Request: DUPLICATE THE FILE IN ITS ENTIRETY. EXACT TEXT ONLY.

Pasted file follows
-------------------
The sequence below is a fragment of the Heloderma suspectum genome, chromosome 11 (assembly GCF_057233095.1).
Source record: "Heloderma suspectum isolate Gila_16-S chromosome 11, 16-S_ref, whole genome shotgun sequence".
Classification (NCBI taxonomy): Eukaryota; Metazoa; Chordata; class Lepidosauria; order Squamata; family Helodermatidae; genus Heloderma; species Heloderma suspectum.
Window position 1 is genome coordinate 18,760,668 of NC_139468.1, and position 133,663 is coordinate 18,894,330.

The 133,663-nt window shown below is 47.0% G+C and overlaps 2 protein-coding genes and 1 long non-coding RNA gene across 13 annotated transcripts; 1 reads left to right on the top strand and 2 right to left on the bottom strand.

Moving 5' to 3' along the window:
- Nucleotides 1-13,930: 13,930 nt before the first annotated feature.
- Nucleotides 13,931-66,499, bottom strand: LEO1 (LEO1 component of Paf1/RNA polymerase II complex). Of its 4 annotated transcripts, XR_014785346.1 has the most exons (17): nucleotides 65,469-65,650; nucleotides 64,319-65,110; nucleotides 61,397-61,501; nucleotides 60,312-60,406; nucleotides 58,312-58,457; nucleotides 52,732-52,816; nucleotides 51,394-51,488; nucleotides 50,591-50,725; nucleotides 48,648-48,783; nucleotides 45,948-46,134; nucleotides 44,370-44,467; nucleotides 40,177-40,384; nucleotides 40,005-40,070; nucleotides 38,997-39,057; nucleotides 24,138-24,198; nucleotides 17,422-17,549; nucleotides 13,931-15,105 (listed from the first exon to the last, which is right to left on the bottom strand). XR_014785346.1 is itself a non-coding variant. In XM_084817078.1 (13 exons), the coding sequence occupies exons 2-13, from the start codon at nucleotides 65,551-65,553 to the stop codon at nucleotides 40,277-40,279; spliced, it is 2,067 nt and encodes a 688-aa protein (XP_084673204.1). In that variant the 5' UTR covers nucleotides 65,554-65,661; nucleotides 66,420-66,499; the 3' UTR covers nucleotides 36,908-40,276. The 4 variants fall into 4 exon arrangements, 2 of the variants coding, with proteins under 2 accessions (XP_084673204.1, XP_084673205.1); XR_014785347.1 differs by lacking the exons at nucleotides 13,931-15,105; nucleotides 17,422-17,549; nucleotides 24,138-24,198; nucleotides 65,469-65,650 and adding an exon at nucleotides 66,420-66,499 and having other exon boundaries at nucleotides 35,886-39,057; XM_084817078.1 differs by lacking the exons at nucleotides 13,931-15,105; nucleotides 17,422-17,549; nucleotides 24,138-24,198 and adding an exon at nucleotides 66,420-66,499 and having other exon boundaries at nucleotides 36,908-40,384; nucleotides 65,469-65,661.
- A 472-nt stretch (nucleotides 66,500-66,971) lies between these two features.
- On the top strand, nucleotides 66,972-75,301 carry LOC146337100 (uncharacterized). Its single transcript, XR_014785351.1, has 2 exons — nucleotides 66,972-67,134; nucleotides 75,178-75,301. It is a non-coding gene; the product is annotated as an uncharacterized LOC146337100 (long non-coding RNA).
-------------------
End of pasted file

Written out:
The sequence below is a fragment of the Heloderma suspectum genome, chromosome 11 (assembly GCF_057233095.1).
Source record: "Heloderma suspectum isolate Gila_16-S chromosome 11, 16-S_ref, whole genome shotgun sequence".
Classification (NCBI taxonomy): Eukaryota; Metazoa; Chordata; class Lepidosauria; order Squamata; family Helodermatidae; genus Heloderma; species Heloderma suspectum.
Window position 1 is genome coordinate 18,760,668 of NC_139468.1, and position 133,663 is coordinate 18,894,330.

The 133,663-nt window shown below is 47.0% G+C and overlaps 2 protein-coding genes and 1 long non-coding RNA gene across 13 annotated transcripts; 1 reads left to right on the top strand and 2 right to left on the bottom strand.

Moving 5' to 3' along the window:
- Nucleotides 1-13,930: 13,930 nt before the first annotated feature.
- Nucleotides 13,931-66,499, bottom strand: LEO1 (LEO1 component of Paf1/RNA polymerase II complex). Of its 4 annotated transcripts, XR_014785346.1 has the most exons (17): nucleotides 65,469-65,650; nucleotides 64,319-65,110; nucleotides 61,397-61,501; nucleotides 60,312-60,406; nucleotides 58,312-58,457; nucleotides 52,732-52,816; nucleotides 51,394-51,488; nucleotides 50,591-50,725; nucleotides 48,648-48,783; nucleotides 45,948-46,134; nucleotides 44,370-44,467; nucleotides 40,177-40,384; nucleotides 40,005-40,070; nucleotides 38,997-39,057; nucleotides 24,138-24,198; nucleotides 17,422-17,549; nucleotides 13,931-15,105 (listed from the first exon to the last, which is right to left on the bottom strand). XR_014785346.1 is itself a non-coding variant. In XM_084817078.1 (13 exons), the coding sequence occupies exons 2-13, from the start codon at nucleotides 65,551-65,553 to the stop codon at nucleotides 40,277-40,279; spliced, it is 2,067 nt and encodes a 688-aa protein (XP_084673204.1). In that variant the 5' UTR covers nucleotides 65,554-65,661; nucleotides 66,420-66,499; the 3' UTR covers nucleotides 36,908-40,276. The 4 variants fall into 4 exon arrangements, 2 of the variants coding, with proteins under 2 accessions (XP_084673204.1, XP_084673205.1); XR_014785347.1 differs by lacking the exons at nucleotides 13,931-15,105; nucleotides 17,422-17,549; nucleotides 24,138-24,198; nucleotides 65,469-65,650 and adding an exon at nucleotides 66,420-66,499 and having other exon boundaries at nucleotides 35,886-39,057; XM_084817078.1 differs by lacking the exons at nucleotides 13,931-15,105; nucleotides 17,422-17,549; nucleotides 24,138-24,198 and adding an exon at nucleotides 66,420-66,499 and having other exon boundaries at nucleotides 36,908-40,384; nucleotides 65,469-65,661.
- A 472-nt stretch (nucleotides 66,500-66,971) lies between these two features.
- On the top strand, nucleotides 66,972-75,301 carry LOC146337100 (uncharacterized). Its single transcript, XR_014785351.1, has 2 exons — nucleotides 66,972-67,134; nucleotides 75,178-75,301. It is a non-coding gene; the product is annotated as an uncharacterized LOC146337100 (long non-coding RNA).